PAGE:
Cast: Ehan Bhat, Edilsy Vargas, Manisha Koirala, Lisa Ray, Ranjit Barot, Rahul Ram
Director: Vishwesh Krishnamoorthy
Rating: 2.5 stars (out of 5)
Painterly frames, an artfully fragmented narrative structure, deliberate pacing, restrained acting and a lush musical score combine to give 99 Songs, based on a story written by A.R. Rahman, a distinctively elegant quality. Unfortunately, none of it seeps beneath the surface. Music cannot be seen, it can only to be felt, a character intones in the course of the film. The opposite is true of 99 Songs: what you see on the screen is oftentimes eye-popping but you barely feel the warmth, or depth, of the images that flow by without casting a lasting spell.
An over-reliance on fractured flashbacks and fevered recollections from multiple standpoints prevents the screenplay by director Vishwesh Krishnamoorthy from attaining either clarity or unhindered flow. 99 Songs, littered with befuddling interludes, isn't all music. With style overshadowing substance, the film works only in parts.
The two newcomers in the cast - Ehan Bhat and Edilsy Vargas - appear to be up to the task of carrying the film on their shoulders but the characters they are saddled with lack genuine meat. The premise is flimsy: a young pianist thwarted in love finds himself up against the challenge of making a whole load of music as a means to impressing the father of the mute girl he wants to marry.
Needless to say, there are obstacles in the man's way and he is pushed to the edge of despair. Somebody tells the protagonist, "Badi interesting kahaani hai tumhari." Nothing could be further from the truth - his really is a rather bland story sought to be livened up with the visual flourishes that cinematographers Tanay Satam and James Cowley add to the film.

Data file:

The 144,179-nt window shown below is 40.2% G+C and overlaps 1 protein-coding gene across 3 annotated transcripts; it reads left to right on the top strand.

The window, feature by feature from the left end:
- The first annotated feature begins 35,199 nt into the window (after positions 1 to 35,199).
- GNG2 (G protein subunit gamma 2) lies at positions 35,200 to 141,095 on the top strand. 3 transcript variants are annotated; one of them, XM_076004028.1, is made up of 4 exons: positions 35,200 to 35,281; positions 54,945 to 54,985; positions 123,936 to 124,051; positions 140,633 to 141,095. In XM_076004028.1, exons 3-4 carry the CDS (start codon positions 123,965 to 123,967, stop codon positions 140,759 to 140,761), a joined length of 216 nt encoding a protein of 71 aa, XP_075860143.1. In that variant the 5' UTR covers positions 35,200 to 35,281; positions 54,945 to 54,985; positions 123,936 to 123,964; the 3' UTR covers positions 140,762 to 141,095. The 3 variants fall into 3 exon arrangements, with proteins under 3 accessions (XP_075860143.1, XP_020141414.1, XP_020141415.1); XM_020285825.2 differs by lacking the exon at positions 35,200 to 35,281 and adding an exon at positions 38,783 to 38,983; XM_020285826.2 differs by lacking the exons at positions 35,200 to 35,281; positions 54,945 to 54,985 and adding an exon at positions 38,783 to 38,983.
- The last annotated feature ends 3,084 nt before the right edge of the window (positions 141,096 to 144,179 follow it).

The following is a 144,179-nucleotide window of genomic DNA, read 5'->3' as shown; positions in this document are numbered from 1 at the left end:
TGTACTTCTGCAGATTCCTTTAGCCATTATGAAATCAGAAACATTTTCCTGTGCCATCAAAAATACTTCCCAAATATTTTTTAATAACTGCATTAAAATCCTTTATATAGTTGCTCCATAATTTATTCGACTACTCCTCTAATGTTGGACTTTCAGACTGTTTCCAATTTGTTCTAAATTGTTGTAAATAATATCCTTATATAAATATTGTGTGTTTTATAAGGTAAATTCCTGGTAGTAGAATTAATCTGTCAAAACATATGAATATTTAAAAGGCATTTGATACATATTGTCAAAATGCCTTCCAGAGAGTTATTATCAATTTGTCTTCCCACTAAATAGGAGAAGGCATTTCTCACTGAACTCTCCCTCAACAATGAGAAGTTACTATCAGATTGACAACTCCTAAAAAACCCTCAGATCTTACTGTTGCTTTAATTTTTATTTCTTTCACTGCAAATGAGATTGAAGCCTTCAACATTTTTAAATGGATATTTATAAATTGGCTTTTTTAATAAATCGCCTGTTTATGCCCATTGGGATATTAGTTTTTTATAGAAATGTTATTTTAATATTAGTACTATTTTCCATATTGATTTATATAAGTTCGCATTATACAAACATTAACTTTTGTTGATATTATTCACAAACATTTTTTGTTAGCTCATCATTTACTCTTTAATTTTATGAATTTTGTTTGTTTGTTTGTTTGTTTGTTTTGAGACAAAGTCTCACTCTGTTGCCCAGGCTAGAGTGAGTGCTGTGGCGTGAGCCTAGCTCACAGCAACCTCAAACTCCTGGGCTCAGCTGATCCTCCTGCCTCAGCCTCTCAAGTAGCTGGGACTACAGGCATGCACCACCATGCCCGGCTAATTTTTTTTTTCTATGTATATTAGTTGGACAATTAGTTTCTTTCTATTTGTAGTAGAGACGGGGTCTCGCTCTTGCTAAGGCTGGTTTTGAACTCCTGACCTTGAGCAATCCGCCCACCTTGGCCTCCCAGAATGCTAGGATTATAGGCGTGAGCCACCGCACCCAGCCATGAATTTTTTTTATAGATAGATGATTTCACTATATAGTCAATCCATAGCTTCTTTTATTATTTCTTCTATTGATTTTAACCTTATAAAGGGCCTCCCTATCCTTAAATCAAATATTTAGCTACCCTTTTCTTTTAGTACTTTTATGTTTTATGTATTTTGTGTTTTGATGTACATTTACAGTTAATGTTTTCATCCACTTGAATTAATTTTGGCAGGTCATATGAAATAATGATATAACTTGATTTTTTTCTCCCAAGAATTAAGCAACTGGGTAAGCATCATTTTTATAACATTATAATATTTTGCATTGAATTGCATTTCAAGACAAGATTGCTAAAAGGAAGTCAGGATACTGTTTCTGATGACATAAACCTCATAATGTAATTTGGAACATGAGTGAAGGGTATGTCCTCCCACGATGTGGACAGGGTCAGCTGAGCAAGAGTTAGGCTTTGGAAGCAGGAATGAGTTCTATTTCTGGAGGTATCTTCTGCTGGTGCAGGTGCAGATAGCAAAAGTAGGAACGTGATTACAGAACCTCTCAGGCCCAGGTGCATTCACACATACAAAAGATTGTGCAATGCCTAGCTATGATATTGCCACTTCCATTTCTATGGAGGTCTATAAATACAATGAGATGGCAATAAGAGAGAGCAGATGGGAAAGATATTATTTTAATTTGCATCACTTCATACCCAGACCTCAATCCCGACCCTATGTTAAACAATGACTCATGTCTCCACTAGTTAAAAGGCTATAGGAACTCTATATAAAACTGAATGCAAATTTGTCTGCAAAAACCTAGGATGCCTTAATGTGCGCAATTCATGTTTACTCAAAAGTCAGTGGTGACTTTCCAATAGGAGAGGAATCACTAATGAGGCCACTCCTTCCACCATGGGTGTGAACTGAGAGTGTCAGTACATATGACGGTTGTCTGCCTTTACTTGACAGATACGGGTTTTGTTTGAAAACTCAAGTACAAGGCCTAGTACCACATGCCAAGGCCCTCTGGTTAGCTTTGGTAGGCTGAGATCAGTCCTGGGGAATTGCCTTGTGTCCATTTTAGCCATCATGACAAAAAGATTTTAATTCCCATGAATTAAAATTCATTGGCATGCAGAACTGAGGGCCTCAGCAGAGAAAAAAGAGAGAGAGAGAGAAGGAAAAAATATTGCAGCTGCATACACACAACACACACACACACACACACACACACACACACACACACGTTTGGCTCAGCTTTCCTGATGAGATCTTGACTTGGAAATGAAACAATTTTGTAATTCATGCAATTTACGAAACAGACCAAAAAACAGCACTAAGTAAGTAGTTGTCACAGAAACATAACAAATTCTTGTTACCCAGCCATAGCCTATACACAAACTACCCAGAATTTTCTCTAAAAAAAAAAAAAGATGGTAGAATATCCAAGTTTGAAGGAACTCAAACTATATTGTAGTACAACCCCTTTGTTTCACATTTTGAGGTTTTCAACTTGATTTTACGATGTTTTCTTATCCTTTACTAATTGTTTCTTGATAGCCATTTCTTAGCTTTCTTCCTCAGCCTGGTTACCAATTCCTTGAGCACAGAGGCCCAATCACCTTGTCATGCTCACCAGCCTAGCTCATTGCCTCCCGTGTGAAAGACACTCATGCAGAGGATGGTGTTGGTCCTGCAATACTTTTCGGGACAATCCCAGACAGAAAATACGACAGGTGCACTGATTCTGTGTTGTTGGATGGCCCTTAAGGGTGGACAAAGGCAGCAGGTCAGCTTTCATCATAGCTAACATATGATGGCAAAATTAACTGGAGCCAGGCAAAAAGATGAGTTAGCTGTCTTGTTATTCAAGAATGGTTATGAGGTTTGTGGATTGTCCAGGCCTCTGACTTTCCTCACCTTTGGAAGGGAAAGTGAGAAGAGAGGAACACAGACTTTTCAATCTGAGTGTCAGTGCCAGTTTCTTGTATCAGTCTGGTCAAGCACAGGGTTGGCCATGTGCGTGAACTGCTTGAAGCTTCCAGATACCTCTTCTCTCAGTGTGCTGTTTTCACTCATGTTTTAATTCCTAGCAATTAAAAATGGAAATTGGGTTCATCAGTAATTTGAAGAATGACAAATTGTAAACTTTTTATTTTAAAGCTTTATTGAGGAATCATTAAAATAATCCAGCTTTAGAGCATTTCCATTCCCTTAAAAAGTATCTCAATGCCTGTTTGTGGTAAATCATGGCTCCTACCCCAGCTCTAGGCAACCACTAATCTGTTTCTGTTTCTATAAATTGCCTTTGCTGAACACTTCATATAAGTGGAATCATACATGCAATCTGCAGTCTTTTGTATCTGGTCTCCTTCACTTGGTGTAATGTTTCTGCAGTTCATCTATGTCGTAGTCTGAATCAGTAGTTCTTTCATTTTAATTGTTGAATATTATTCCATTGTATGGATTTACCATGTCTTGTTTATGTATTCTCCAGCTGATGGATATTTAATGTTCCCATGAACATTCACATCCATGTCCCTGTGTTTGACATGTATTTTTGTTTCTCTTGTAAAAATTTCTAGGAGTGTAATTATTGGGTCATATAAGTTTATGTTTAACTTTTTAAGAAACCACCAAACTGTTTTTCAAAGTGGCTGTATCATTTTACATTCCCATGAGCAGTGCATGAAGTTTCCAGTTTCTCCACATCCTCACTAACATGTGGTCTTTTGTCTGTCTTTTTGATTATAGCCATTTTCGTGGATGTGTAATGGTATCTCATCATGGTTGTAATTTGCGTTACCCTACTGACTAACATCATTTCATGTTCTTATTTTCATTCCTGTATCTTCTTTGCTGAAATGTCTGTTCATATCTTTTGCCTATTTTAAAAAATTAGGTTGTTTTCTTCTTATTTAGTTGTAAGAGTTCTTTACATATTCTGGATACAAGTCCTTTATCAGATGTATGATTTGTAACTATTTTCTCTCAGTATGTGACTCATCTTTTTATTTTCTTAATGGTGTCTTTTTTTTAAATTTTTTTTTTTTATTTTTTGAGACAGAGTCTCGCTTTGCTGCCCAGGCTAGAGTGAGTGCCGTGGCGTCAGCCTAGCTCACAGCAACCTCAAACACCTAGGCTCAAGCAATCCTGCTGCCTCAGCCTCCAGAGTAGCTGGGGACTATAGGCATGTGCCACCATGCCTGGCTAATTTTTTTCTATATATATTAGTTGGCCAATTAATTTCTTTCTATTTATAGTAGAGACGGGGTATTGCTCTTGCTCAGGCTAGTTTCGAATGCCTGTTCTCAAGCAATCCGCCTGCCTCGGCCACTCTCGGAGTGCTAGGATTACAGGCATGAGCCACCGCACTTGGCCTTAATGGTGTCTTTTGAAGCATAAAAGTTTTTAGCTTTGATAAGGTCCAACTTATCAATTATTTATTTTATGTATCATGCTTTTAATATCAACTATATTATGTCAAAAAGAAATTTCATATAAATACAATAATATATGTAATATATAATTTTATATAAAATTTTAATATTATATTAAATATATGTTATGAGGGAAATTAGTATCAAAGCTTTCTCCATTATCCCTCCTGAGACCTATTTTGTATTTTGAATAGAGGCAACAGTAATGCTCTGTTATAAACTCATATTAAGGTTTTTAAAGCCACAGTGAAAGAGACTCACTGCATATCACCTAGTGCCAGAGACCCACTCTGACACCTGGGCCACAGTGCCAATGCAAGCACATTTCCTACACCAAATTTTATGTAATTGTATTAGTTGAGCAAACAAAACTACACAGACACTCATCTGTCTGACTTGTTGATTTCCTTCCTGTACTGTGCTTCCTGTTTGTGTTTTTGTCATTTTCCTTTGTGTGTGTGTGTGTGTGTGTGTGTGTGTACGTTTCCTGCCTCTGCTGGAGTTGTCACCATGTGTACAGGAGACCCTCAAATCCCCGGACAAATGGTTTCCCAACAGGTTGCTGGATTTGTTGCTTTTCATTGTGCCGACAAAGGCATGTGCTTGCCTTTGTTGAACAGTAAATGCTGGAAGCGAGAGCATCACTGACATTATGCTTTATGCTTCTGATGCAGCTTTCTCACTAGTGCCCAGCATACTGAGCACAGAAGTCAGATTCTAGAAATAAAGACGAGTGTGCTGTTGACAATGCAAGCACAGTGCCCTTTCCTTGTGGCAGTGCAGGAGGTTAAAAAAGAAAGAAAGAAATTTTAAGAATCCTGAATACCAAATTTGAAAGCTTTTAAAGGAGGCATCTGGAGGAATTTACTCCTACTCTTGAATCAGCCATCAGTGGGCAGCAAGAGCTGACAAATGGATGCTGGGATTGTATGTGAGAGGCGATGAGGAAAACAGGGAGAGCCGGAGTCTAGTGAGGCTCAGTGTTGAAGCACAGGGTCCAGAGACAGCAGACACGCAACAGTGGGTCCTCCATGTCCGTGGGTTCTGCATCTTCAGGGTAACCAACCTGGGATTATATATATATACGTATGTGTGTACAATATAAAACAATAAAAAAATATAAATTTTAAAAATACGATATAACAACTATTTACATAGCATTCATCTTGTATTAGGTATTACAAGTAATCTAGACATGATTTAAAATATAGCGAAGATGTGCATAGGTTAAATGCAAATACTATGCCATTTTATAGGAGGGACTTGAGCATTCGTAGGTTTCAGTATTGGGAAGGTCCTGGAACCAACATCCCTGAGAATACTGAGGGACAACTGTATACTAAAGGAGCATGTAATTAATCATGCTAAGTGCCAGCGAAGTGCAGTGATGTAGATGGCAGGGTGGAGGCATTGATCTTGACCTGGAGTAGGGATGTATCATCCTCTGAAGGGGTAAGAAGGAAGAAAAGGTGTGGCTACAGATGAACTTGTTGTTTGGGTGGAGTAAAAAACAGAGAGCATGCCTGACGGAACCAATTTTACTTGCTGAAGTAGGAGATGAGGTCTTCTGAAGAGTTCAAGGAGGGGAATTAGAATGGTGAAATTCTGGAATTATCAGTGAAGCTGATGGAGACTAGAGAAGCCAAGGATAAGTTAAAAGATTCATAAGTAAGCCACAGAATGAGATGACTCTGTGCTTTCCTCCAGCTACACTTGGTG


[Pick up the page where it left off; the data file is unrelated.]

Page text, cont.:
There can be no denying though that 99 Songs has an interesting supporting cast - seasoned actresses Manisha Koirala and Lisa Ray on one hand and accomplished musicians Ranjit Barot and Rahul Ram on the other. Also in the mix are Ashwath Bhatt and Warina Hussain but none of them is given the leeway that could allow them to rise above a constricting script.
Given the manner in which the key characters are etched out, the audience is left to grapple with too many unanswered questions. Rahman's songs are salve for broken hearts, but they cannot paper over the whimsical leaps that the story makes as it wends its way towards a climax that errs on the side of the fanciful. 99 Songs culminates in a final act that is designed to demonstrate the (literally) earth-shattering power of music, which pulls into its ambit a corrupt, apparently hidebound politician of all people.
Ehan Bhat plays Jay, a young man whose father has ordered him to stay off music because it has destroyed the family; Edilsy Vargas is cast as Sophie Singhania, a wealthy entrepreneur's speech-impaired daughter who paints, designs and dances as a mean of unbridled self-expression. The two are madly in love. The girl's dad (Ranjit Barot) is in awe of the boy's talent all right. But he is dead against Sophie marrying "a struggling musician".
Go and compose a hundred songs and then come back and ask for my daughter's hand, says the cynical old man. A crestfallen Jay flinches for just a fleeting moment before dutifully deciding to prove his worth. He sets out to create 100 songs in search of that one ditty that will change the world.